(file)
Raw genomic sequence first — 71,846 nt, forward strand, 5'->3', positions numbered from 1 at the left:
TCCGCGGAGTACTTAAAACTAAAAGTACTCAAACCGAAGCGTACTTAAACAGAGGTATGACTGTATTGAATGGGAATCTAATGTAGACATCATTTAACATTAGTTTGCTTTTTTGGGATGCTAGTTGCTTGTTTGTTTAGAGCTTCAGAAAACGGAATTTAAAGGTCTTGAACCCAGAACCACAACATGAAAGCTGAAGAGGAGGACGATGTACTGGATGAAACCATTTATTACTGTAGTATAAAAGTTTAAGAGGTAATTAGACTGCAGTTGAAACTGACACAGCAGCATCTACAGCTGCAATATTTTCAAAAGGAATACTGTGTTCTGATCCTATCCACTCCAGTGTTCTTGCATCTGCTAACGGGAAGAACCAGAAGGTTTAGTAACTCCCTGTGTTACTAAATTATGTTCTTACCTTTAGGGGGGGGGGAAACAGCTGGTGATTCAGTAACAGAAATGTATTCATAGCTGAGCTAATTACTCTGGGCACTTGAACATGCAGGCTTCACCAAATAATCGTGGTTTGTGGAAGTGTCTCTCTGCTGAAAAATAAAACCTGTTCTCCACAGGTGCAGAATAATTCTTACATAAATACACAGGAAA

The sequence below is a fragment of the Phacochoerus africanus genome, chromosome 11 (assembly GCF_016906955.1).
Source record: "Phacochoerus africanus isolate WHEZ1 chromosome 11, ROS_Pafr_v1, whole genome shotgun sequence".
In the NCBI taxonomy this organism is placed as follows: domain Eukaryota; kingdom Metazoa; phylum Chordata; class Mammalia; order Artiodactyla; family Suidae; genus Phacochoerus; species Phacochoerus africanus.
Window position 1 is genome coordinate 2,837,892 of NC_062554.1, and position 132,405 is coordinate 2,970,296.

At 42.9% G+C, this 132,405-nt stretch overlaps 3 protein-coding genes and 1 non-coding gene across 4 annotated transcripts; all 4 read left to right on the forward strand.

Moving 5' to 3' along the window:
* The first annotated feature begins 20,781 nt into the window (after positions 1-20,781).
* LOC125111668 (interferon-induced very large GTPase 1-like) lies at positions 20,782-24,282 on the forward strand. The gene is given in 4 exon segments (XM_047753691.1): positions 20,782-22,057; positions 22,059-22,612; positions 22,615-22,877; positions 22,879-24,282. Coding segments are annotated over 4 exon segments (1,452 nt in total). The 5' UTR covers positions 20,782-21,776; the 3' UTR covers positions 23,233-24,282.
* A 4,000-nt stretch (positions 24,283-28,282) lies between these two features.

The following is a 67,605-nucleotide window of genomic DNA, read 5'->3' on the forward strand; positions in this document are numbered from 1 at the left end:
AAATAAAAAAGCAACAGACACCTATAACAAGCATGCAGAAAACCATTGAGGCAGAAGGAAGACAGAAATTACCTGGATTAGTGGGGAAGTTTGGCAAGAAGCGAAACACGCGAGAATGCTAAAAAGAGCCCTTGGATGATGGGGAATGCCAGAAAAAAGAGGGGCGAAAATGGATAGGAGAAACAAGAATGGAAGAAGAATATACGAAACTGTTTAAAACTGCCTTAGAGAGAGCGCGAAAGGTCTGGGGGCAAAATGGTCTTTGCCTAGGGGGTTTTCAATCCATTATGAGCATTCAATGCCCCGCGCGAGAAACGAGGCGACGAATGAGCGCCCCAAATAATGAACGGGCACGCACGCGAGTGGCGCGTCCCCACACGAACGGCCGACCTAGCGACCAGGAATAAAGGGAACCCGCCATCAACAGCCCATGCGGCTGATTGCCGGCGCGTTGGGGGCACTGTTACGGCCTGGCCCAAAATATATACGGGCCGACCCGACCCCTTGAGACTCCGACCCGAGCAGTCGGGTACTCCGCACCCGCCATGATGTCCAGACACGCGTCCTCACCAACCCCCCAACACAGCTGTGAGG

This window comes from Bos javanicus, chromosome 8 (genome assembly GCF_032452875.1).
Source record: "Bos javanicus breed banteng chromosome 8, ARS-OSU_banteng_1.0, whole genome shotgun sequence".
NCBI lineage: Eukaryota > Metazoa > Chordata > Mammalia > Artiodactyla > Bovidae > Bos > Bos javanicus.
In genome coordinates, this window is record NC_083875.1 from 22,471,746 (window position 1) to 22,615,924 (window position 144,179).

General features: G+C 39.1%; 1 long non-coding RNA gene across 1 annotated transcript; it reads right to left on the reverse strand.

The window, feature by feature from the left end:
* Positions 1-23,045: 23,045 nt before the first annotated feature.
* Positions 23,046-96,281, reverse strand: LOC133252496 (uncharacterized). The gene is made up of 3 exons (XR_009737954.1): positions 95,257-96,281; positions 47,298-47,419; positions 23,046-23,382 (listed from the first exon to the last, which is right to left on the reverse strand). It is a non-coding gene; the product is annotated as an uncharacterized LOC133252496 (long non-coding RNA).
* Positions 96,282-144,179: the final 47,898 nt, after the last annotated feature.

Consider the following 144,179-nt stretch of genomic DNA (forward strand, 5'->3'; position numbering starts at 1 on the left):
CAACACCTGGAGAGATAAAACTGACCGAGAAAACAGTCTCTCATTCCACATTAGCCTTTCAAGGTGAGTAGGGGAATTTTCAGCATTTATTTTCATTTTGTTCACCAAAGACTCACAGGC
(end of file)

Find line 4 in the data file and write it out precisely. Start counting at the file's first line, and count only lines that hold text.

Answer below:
Source record: "Phacochoerus africanus isolate WHEZ1 chromosome 11, ROS_Pafr_v1, whole genome shotgun sequence".